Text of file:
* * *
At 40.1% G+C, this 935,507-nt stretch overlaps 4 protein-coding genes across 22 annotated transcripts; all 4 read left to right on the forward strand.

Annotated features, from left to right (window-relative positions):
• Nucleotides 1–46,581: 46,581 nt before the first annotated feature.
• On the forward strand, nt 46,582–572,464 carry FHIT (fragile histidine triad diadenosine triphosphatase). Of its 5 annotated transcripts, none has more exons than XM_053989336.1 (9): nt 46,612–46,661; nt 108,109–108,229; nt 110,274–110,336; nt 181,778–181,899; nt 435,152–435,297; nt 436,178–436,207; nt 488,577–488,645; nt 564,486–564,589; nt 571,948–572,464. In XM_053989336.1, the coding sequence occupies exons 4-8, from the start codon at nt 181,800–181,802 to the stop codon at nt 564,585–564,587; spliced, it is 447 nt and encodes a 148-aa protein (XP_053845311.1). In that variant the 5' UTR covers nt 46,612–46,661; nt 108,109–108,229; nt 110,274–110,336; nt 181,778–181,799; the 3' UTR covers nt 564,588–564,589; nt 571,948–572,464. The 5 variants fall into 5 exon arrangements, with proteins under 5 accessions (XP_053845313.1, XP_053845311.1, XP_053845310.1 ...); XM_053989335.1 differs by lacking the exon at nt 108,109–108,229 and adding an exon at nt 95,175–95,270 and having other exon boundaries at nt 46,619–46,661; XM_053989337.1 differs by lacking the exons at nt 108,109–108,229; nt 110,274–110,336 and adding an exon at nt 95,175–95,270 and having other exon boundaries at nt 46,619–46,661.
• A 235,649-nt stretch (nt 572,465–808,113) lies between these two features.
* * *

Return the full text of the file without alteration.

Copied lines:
At 40.1% G+C, this 935,507-nt stretch overlaps 4 protein-coding genes across 22 annotated transcripts; all 4 read left to right on the forward strand.

Annotated features, from left to right (window-relative positions):
• Nucleotides 1–46,581: 46,581 nt before the first annotated feature.
• On the forward strand, nt 46,582–572,464 carry FHIT (fragile histidine triad diadenosine triphosphatase). Of its 5 annotated transcripts, none has more exons than XM_053989336.1 (9): nt 46,612–46,661; nt 108,109–108,229; nt 110,274–110,336; nt 181,778–181,899; nt 435,152–435,297; nt 436,178–436,207; nt 488,577–488,645; nt 564,486–564,589; nt 571,948–572,464. In XM_053989336.1, the coding sequence occupies exons 4-8, from the start codon at nt 181,800–181,802 to the stop codon at nt 564,585–564,587; spliced, it is 447 nt and encodes a 148-aa protein (XP_053845311.1). In that variant the 5' UTR covers nt 46,612–46,661; nt 108,109–108,229; nt 110,274–110,336; nt 181,778–181,799; the 3' UTR covers nt 564,588–564,589; nt 571,948–572,464. The 5 variants fall into 5 exon arrangements, with proteins under 5 accessions (XP_053845313.1, XP_053845311.1, XP_053845310.1 ...); XM_053989335.1 differs by lacking the exon at nt 108,109–108,229 and adding an exon at nt 95,175–95,270 and having other exon boundaries at nt 46,619–46,661; XM_053989337.1 differs by lacking the exons at nt 108,109–108,229; nt 110,274–110,336 and adding an exon at nt 95,175–95,270 and having other exon boundaries at nt 46,619–46,661.
• A 235,649-nt stretch (nt 572,465–808,113) lies between these two features.